While Searching for Sugar Man, Bendjelloul finds new prizes
- Swedish director Malik Bendjelloul's documentary of the early 1970s American singer-songwriter Sixto Rodriguez is shortlisted for the Oscar
Swedish actor-director Malik Bendjelloul's documentary Searching for Sugar Man (photo) was this week named Best Documentary by the US National Board of Review of Motion Pictures, after being the first Swedish documentary to be shortlisted for the Oscars from 126 candidates. (The final nominations will be announced on January 10, and the ceremony takes place on February 24).
With international admissions now closing in on 500,000, Bendjelloul's directorial debut was selected for the Sundance Film Festival, where it won both the Special Jury Prize and the Audience Prize. Following up with top awards in Los Angeles, Moscow, Melbourne and Athens, it most recently took €46,000 from the Best Music Documentary and Audience prizes at Amsterdam's IDFA, the world’s largest documentary film festival, and the Audience Award in Doha, Qatar.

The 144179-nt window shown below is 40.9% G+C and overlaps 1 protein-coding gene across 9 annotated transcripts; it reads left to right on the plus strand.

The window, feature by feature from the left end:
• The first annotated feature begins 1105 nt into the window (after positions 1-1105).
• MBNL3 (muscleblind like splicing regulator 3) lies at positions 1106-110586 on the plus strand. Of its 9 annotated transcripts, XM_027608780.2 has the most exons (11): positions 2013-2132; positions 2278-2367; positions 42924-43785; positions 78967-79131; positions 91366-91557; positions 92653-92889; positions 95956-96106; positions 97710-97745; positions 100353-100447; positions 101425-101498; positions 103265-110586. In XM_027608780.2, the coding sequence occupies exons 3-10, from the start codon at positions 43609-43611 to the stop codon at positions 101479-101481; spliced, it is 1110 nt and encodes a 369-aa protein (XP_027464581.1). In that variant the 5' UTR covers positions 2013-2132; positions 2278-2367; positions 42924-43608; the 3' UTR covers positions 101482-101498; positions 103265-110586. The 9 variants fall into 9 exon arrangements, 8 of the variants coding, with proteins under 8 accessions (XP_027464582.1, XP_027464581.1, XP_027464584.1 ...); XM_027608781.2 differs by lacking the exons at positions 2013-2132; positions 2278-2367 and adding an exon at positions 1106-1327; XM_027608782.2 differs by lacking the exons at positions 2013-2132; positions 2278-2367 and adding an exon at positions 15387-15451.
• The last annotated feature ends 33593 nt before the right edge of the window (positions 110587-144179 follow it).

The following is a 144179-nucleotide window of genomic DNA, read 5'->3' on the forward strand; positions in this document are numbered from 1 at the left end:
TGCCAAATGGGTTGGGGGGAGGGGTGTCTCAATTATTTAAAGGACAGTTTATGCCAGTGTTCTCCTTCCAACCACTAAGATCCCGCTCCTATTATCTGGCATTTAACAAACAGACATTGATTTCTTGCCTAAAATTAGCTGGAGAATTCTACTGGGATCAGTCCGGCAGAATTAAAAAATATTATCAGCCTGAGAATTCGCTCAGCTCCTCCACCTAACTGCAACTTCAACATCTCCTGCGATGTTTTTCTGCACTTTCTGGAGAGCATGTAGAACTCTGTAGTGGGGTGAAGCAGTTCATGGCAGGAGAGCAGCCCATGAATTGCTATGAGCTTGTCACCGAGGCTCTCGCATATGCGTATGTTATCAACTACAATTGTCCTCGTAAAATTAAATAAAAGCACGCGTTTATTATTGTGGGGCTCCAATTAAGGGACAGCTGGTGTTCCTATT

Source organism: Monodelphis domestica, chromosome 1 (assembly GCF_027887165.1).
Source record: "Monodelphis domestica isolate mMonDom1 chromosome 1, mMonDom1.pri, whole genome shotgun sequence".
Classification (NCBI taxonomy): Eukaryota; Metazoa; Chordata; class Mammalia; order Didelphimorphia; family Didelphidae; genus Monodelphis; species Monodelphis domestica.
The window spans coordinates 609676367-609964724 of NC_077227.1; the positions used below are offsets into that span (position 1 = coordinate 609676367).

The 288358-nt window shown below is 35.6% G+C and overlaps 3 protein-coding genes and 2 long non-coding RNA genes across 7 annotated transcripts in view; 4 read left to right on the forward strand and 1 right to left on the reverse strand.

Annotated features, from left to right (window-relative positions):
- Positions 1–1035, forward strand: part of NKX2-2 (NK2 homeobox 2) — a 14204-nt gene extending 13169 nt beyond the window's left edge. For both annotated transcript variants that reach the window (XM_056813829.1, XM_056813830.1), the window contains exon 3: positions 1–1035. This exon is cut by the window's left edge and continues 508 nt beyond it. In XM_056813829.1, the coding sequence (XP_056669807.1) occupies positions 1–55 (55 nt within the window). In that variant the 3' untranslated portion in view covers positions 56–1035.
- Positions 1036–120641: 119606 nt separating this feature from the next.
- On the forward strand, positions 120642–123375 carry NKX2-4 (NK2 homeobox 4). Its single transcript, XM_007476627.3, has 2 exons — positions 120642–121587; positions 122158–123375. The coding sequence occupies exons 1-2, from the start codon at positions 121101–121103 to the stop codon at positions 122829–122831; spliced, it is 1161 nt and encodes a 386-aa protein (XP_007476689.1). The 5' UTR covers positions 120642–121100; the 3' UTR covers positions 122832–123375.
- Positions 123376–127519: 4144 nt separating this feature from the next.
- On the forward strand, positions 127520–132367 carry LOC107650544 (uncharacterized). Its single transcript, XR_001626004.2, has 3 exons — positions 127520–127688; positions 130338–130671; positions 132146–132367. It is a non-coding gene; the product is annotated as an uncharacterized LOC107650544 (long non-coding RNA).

Searching for Sugar Man explores the life of the late Detroit singer-songwriter Sixto Rodriguez, who never made it in his homeland, but who sold more records than The Rolling Stones in South Africa, where he became a pop music icon and inspiration for generations. He is alleged to have committed suicide, but news reports were not consistent, so 20 years later a South African journalist and a fan decide to find the truth. The film features interviews with his daughters and much of his recorded music.
Also, Swedish director Goran Kapetanovic's short Kiruna-Kigali has been shortlisted for the Oscar, from a starting line-up of 125 titles. Produced by Helena Danielsson and Kapetanovic for Hepp Film, the film follows two women – 18-year-old Malika in Rwanda, 39-year-old Eva in Sweden – who are both about to give birth, with complications.
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